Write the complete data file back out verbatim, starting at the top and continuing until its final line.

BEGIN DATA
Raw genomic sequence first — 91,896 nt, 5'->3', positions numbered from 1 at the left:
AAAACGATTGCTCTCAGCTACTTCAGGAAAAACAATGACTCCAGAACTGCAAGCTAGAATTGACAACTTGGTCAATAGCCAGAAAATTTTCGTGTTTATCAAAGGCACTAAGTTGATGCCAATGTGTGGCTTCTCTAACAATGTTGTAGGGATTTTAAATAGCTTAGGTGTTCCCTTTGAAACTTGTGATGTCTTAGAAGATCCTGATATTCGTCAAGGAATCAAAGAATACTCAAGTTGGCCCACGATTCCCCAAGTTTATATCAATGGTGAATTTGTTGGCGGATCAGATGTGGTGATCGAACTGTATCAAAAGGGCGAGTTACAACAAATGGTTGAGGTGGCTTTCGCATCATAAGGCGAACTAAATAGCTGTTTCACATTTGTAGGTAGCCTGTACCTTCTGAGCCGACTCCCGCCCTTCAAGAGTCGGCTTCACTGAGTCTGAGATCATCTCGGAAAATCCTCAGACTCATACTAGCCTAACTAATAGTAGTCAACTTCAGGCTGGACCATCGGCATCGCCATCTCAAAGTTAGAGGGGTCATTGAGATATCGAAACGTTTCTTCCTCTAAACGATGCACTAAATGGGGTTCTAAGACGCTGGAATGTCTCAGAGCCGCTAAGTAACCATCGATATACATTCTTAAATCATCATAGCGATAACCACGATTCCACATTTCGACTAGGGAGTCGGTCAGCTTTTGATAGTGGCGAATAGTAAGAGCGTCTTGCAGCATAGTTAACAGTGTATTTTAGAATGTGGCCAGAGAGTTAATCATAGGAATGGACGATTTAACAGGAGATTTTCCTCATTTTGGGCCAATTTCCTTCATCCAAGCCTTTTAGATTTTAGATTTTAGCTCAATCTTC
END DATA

Raw genomic sequence first — 91,896 nt, 5'->3', positions numbered from 1 at the left:
AAAACGATTGCTCTCAGCTACTTCAGGAAAAACAATGACTCCAGAACTGCAAGCTAGAATTGACAACTTGGTCAATAGCCAGAAAATTTTCGTGTTTATCAAAGGCACTAAGTTGATGCCAATGTGTGGCTTCTCTAACAATGTTGTAGGGATTTTAAATAGCTTAGGTGTTCCCTTTGAAACTTGTGATGTCTTAGAAGATCCTGATATTCGTCAAGGAATCAAAGAATACTCAAGTTGGCCCACGATTCCCCAAGTTTATATCAATGGTGAATTTGTTGGCGGATCAGATGTGGTGATCGAACTGTATCAAAAGGGCGAGTTACAACAAATGGTTGAGGTGGCTTTCGCATCATAAGGCGAACTAAATAGCTGTTTCACATTTGTAGGTAGCCTGTACCTTCTGAGCCGACTCCCGCCCTTCAAGAGTCGGCTTCACTGAGTCTGAGATCATCTCGGAAAATCCTCAGACTCATACTAGCCTAACTAATAGTAGTCAACTTCAGGCTGGACCATCGGCATCGCCATCTCAAAGTTAGAGGGGTCATTGAGATATCGAAACGTTTCTTCCTCTAAACGATGCACTAAATGGGGTTCTAAGACGCTGGAATGTCTCAGAGCCGCTAAGTAACCATCGATATACATTCTTAAATCATCATAGCGATAACCACGATTCCACATTTCGACTAGGGAGTCGGTCAGCTTTTGATAGTGGCGAATAGTAAGAGCGTCTTGCAGCATAGTTAACAGTGTATTTTAGAATGTGGCCAGAGAGTTAATCATAGGAATGGACGATTTAACAGGAGATTTTCCTCATTTTGGGCCAATTTCCTTCATCCAAGCCTTTTAGATTTTAGATTTTAGCTCAATCTTC